Methanol industry weighs impact of US-Iran relations, global decarbonization

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The methanol industry is watching for changes in US foreign policy under the incoming Biden administration, as well as decarbonization policies that could create new opportunities for the product as a fuel.

Methanol trade flows have been altered in recent years owing to sanctions on Iran, but a potential shift in the US stance on the country could spur increased Iranian production.

Meanwhile on the demand side, there may be limits to growth potential from traditional applications in petrochemicals and formaldehyde production. A more promising outlet for the future could be the shipping sector, which is seeking out alternative fuels to lower emissions.

All eyes on Iran

After Donald Trump took a tough stance on Iran early on in his administration, global methanol trade flows had to quickly adjust to the impact of sanctions on the Middle Eastern producer, leading to an increase in flows from Iran to China.

According to the latest China customs data, Iran sent around 2.25 million mt of methanol to China between January-August, up 26% from the same period in 2019 and up 34% from 2018, when the US re-introduced sanctions on Iran.

Meanwhile, India has seen a significant reduction in Iranian imports since the US stopped granting sanctions waivers to Iran’s key customers, in May 2019.

India methanol imports after Iran sanctions waivers end

Between January and August 2020, India’s imports from Iran dropped by 90% compared to the same period in 2019, while imports from Saudi Arabia ramped up by 70% to cover the loss, the latest India customs data showed.

Methanol trade flows could be poised for another change if US President-elect Joe Biden seeks a return to the Iran nuclear deal.

Iran has been a key trading partner for China, accounting for close to 30% of total Chinese methanol imports over the past three years, and is likely to remain so –; but a potential softer approach towards Tehran would likely impact India the most, allowing it to ramp up supply from Iran again.

Removal of sanctions could also allow Iran to meet its ambitious capacity expansion goals. Iranian methanol capacity has almost doubled in the past two years, to 12 million mt in 2020, following the start-up of the Pars Kimiya and Bushehr facilities, both located in Assaluyeh. Based on planned and announced additions, Iran’s capacity could grow to above 30 million mt by 2030, according to market sources, making it the largest exporter of methanol.

Besides Iran, other countries are also planning to expand their methanol capacity. Both the US and Russia will have at least one new unit each starting-up in 2021, with more to come over the coming years.

Questions over petchems demand

Methanol-to-olefins (MTO) units in China have been the fastest-growing demand outlet for methanol over the past five years, but the trend may be stalling.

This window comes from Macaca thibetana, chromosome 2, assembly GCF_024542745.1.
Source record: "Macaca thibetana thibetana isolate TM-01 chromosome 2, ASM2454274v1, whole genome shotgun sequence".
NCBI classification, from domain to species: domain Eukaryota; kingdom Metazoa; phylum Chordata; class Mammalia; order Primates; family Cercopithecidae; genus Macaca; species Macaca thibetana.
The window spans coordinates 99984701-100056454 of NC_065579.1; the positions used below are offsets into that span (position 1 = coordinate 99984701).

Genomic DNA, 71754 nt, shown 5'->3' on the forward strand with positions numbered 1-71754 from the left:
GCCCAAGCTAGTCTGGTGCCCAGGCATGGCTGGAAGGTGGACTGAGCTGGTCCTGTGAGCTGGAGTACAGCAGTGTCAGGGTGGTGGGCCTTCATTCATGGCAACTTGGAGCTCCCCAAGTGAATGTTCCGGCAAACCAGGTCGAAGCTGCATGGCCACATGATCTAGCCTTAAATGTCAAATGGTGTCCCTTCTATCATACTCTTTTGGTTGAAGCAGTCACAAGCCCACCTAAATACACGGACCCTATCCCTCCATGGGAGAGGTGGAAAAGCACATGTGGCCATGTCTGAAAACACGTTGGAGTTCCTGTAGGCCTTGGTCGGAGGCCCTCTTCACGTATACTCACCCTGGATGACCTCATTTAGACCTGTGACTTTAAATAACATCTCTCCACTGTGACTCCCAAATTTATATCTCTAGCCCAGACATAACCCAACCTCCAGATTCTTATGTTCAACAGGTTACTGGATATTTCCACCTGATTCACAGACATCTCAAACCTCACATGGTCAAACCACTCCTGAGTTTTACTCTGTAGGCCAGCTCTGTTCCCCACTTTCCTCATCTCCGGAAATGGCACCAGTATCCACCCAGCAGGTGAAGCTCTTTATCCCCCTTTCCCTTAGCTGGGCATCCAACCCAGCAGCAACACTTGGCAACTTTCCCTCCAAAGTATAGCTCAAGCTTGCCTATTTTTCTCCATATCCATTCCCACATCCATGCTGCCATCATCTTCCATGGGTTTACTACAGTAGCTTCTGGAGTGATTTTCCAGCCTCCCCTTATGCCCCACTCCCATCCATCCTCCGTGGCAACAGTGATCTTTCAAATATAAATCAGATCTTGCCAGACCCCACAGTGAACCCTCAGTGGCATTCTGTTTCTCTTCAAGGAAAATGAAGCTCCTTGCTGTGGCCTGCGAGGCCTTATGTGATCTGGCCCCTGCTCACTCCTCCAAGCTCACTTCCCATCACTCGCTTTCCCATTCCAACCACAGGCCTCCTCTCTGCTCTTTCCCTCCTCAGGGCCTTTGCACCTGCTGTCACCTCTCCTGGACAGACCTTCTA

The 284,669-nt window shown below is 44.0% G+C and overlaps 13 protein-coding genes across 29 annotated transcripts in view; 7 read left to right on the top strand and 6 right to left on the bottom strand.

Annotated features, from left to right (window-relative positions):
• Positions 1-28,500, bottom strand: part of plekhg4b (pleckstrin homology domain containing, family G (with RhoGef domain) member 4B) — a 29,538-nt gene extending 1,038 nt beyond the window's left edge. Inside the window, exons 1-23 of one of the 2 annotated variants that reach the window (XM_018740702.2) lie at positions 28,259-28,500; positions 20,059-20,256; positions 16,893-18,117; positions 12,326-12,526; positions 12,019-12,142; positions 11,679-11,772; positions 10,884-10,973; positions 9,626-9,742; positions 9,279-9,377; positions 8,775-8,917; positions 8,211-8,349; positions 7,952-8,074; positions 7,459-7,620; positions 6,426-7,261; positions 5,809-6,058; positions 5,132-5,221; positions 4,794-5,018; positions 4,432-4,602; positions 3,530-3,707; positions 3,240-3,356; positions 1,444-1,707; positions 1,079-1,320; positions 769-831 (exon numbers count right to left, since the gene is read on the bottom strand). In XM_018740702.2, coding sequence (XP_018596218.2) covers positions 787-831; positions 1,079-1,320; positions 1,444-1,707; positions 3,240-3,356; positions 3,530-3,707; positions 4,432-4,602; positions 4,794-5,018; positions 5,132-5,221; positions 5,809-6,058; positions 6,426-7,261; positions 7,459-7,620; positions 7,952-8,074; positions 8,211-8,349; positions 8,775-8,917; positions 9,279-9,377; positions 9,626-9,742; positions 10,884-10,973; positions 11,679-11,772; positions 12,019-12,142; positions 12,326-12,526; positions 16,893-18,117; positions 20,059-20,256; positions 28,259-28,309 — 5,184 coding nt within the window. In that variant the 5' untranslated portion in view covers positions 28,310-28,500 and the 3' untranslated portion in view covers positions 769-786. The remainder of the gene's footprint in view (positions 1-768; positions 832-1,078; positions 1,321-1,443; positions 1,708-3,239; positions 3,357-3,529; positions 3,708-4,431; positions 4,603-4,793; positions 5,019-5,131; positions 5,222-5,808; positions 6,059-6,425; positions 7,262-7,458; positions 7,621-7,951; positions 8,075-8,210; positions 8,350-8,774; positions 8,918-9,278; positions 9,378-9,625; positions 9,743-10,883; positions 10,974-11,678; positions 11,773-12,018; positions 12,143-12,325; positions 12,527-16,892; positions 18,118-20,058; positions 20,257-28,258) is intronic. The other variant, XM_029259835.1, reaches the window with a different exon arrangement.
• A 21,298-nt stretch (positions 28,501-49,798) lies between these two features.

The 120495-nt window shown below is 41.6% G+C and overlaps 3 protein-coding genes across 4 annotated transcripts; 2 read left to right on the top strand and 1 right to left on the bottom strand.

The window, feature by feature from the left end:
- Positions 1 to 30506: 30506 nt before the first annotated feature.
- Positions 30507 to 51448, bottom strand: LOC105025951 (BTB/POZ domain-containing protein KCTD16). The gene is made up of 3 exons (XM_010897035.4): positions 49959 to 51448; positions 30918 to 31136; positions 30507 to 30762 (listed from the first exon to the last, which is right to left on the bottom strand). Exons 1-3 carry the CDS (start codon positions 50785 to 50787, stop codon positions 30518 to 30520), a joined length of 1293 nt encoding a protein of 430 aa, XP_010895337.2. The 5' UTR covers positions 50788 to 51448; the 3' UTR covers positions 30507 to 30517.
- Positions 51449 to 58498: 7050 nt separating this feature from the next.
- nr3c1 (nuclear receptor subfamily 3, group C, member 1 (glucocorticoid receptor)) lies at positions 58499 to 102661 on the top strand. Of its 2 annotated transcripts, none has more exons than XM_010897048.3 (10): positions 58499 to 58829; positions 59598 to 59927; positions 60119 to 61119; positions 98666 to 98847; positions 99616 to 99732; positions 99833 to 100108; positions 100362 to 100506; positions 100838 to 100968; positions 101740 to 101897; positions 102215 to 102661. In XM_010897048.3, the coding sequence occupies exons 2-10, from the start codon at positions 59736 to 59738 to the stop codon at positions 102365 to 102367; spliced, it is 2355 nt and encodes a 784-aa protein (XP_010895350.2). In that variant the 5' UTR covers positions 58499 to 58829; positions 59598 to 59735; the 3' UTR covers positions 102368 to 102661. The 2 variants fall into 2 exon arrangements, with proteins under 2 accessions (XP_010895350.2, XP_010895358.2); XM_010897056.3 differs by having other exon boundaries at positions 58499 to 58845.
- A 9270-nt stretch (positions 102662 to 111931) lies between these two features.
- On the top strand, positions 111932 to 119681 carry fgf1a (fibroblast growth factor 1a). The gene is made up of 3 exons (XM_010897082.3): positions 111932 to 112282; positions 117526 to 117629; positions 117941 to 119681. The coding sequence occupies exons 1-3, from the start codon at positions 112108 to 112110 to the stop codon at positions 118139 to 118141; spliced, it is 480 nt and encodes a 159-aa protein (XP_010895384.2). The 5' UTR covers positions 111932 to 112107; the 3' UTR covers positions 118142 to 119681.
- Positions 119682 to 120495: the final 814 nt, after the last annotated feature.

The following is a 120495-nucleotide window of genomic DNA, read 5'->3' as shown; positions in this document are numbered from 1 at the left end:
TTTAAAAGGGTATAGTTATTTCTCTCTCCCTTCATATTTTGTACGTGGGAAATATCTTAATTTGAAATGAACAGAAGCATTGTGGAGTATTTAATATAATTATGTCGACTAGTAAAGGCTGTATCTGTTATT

The volume of olefins produced from methanol rose by 90% between 2015-2019, to 4 million mt, S&P Global Platts Analytics data showed, but in 2021, demand is expected to decline at 3.3 million mt.

While MTOs have benefitted from affordable methanol prices in China during 2020, high costs are still an obstacle. Platts Analytics expects methanol-based production of ethylene to cost around $730/mt between 2020 and 2030, compared with $315-420/mt for ethylene production from naphtha during the same period.

Meanwhile, demand for the single largest segment, formaldehyde, which accounts for 20% of global methanol demand, is likely to track global GDP growth, according to market sources.

In short, methanol suppliers will probably have to look beyond traditional demand outlets to find a home for incremental methanol supply.

Decarbonization presents new opportunities

New opportunities are arising from a policy push for decarbonization, including in the marine transportation sector, where there is interest in alternative fuels.

The trend is driven by the International Maritime Organization’s initial strategy on the reduction of greenhouse gas (GHG) emissions from ships, which seeks to reduce total GHG emissions by at least 50% from 2008 levels by 2050, and CO2 emissions per transport work by at least 40% by 2030.

Methanol is a safe-to-carry clean liquid, readily available at major bunkering hubs, and can significantly reduce GHG emissions.

“Methanol represents an optimal balance of energy density, purity and storage requirements due to it being a liquid at ambient temperature, thereby saving infrastructure costs, handling fees, training and even maintenance,” said chief operating officer at the Methanol Institute, Chris Chatterton.

Chatterton explained that other alternative fuels, like ammonia and hydrogen, but also LNG, have limited support infrastructure in place due to high cost, and can only exist with subsidies in place.

Methanol expensive compared to conventional marine fuels

In addition, with a high hydrogen-to-carbon ratio, methanol can be used as a hydrogen carrier, facilitating the transition to a green hydrogen economy.

“Methanol allows for even more hydrogen molecules to be safely and cost-effectively bunkered on board a vessel of any size than either ammonia or hydrogen, on a volumetric basis,” Chatterton said.

From a cost perspective, methanol still faces tough competition from conventional fuels, especially after the oil price crash earlier this year, based on Platts data.

European methanol prices per energy content have been above $10/GJ since July, versus marine gasoil hovering around $6.50-$7.50/GJ. But until February 2020, methanol was competing with marine gasoil due to higher crude oil prices.

Currently there are only 12 methanol-powered tankers in operation, but depending on future prices trends, the methanol industry could grab a bigger slice of the pie.
Source: Platts

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